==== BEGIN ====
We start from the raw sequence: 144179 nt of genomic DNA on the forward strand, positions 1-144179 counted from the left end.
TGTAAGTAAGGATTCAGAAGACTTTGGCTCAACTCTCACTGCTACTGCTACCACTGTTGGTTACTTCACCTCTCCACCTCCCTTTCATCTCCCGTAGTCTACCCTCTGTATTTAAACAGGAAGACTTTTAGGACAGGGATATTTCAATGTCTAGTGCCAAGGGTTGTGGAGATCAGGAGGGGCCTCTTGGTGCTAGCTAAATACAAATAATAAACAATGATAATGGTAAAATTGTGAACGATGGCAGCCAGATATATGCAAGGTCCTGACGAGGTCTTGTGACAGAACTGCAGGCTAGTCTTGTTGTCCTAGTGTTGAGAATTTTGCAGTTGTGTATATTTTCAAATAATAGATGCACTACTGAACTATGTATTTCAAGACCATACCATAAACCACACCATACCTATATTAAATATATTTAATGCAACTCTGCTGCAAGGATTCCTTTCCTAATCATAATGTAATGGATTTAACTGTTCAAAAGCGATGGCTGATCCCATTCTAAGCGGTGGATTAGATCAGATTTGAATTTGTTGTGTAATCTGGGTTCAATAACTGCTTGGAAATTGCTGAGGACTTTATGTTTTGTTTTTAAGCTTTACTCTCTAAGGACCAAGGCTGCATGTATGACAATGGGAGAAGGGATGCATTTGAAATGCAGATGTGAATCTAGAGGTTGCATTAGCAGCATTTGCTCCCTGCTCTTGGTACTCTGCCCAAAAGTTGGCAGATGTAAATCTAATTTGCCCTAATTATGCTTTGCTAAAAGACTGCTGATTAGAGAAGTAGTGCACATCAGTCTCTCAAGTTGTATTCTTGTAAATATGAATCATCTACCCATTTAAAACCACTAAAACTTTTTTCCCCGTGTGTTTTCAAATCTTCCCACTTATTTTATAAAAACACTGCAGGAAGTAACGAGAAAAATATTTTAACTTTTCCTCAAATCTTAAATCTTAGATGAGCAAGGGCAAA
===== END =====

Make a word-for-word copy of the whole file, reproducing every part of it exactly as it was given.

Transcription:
We start from the raw sequence: 144179 nt of genomic DNA on the forward strand, positions 1-144179 counted from the left end.
TGTAAGTAAGGATTCAGAAGACTTTGGCTCAACTCTCACTGCTACTGCTACCACTGTTGGTTACTTCACCTCTCCACCTCCCTTTCATCTCCCGTAGTCTACCCTCTGTATTTAAACAGGAAGACTTTTAGGACAGGGATATTTCAATGTCTAGTGCCAAGGGTTGTGGAGATCAGGAGGGGCCTCTTGGTGCTAGCTAAATACAAATAATAAACAATGATAATGGTAAAATTGTGAACGATGGCAGCCAGATATATGCAAGGTCCTGACGAGGTCTTGTGACAGAACTGCAGGCTAGTCTTGTTGTCCTAGTGTTGAGAATTTTGCAGTTGTGTATATTTTCAAATAATAGATGCACTACTGAACTATGTATTTCAAGACCATACCATAAACCACACCATACCTATATTAAATATATTTAATGCAACTCTGCTGCAAGGATTCCTTTCCTAATCATAATGTAATGGATTTAACTGTTCAAAAGCGATGGCTGATCCCATTCTAAGCGGTGGATTAGATCAGATTTGAATTTGTTGTGTAATCTGGGTTCAATAACTGCTTGGAAATTGCTGAGGACTTTATGTTTTGTTTTTAAGCTTTACTCTCTAAGGACCAAGGCTGCATGTATGACAATGGGAGAAGGGATGCATTTGAAATGCAGATGTGAATCTAGAGGTTGCATTAGCAGCATTTGCTCCCTGCTCTTGGTACTCTGCCCAAAAGTTGGCAGATGTAAATCTAATTTGCCCTAATTATGCTTTGCTAAAAGACTGCTGATTAGAGAAGTAGTGCACATCAGTCTCTCAAGTTGTATTCTTGTAAATATGAATCATCTACCCATTTAAAACCACTAAAACTTTTTTCCCCGTGTGTTTTCAAATCTTCCCACTTATTTTATAAAAACACTGCAGGAAGTAACGAGAAAAATATTTTAACTTTTCCTCAAATCTTAAATCTTAGATGAGCAAGGGCAAA